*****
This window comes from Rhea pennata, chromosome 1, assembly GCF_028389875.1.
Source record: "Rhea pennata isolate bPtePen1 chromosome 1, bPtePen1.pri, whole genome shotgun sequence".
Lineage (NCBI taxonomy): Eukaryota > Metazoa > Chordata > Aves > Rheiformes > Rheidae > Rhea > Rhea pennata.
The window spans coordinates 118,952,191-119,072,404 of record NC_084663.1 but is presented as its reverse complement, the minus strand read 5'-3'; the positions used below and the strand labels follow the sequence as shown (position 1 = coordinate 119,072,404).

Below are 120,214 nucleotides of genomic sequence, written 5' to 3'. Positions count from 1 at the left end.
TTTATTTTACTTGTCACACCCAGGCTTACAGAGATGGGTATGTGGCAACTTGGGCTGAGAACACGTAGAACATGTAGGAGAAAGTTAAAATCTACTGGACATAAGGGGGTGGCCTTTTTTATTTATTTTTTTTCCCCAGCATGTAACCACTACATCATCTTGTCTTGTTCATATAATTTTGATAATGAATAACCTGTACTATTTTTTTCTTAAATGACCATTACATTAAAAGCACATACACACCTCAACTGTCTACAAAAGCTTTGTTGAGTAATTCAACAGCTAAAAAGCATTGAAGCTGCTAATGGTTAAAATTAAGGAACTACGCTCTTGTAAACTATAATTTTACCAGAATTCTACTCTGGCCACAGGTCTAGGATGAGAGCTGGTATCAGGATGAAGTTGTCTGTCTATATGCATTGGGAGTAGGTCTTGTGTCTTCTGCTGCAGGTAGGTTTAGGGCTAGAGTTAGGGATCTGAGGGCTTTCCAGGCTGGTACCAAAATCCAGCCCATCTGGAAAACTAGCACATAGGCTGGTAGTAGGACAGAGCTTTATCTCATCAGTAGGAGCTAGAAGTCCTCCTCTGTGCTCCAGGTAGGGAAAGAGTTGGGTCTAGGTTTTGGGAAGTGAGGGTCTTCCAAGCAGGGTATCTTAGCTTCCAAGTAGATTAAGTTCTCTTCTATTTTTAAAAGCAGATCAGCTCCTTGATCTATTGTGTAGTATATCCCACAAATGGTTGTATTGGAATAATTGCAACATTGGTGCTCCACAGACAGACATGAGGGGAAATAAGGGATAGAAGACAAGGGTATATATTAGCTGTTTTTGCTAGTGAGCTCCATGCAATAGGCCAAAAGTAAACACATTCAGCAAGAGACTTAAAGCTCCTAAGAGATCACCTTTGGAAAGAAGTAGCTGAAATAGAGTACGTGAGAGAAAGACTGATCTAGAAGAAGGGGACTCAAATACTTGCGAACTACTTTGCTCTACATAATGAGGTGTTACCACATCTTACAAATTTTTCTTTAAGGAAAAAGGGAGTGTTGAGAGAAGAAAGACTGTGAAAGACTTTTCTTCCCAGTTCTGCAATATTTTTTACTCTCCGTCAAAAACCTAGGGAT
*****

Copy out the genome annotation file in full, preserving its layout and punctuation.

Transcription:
This window comes from Rhea pennata, chromosome 1, assembly GCF_028389875.1.
Source record: "Rhea pennata isolate bPtePen1 chromosome 1, bPtePen1.pri, whole genome shotgun sequence".
Lineage (NCBI taxonomy): Eukaryota > Metazoa > Chordata > Aves > Rheiformes > Rheidae > Rhea > Rhea pennata.
The window spans coordinates 118,952,191-119,072,404 of record NC_084663.1 but is presented as its reverse complement, the minus strand read 5'-3'; the positions used below and the strand labels follow the sequence as shown (position 1 = coordinate 119,072,404).

Below are 120,214 nucleotides of genomic sequence, written 5' to 3'. Positions count from 1 at the left end.
TTTATTTTACTTGTCACACCCAGGCTTACAGAGATGGGTATGTGGCAACTTGGGCTGAGAACACGTAGAACATGTAGGAGAAAGTTAAAATCTACTGGACATAAGGGGGTGGCCTTTTTTATTTATTTTTTTTCCCCAGCATGTAACCACTACATCATCTTGTCTTGTTCATATAATTTTGATAATGAATAACCTGTACTATTTTTTTCTTAAATGACCATTACATTAAAAGCACATACACACCTCAACTGTCTACAAAAGCTTTGTTGAGTAATTCAACAGCTAAAAAGCATTGAAGCTGCTAATGGTTAAAATTAAGGAACTACGCTCTTGTAAACTATAATTTTACCAGAATTCTACTCTGGCCACAGGTCTAGGATGAGAGCTGGTATCAGGATGAAGTTGTCTGTCTATATGCATTGGGAGTAGGTCTTGTGTCTTCTGCTGCAGGTAGGTTTAGGGCTAGAGTTAGGGATCTGAGGGCTTTCCAGGCTGGTACCAAAATCCAGCCCATCTGGAAAACTAGCACATAGGCTGGTAGTAGGACAGAGCTTTATCTCATCAGTAGGAGCTAGAAGTCCTCCTCTGTGCTCCAGGTAGGGAAAGAGTTGGGTCTAGGTTTTGGGAAGTGAGGGTCTTCCAAGCAGGGTATCTTAGCTTCCAAGTAGATTAAGTTCTCTTCTATTTTTAAAAGCAGATCAGCTCCTTGATCTATTGTGTAGTATATCCCACAAATGGTTGTATTGGAATAATTGCAACATTGGTGCTCCACAGACAGACATGAGGGGAAATAAGGGATAGAAGACAAGGGTATATATTAGCTGTTTTTGCTAGTGAGCTCCATGCAATAGGCCAAAAGTAAACACATTCAGCAAGAGACTTAAAGCTCCTAAGAGATCACCTTTGGAAAGAAGTAGCTGAAATAGAGTACGTGAGAGAAAGACTGATCTAGAAGAAGGGGACTCAAATACTTGCGAACTACTTTGCTCTACATAATGAGGTGTTACCACATCTTACAAATTTTTCTTTAAGGAAAAAGGGAGTGTTGAGAGAAGAAAGACTGTGAAAGACTTTTCTTCCCAGTTCTGCAATATTTTTTACTCTCCGTCAAAAACCTAGGGAT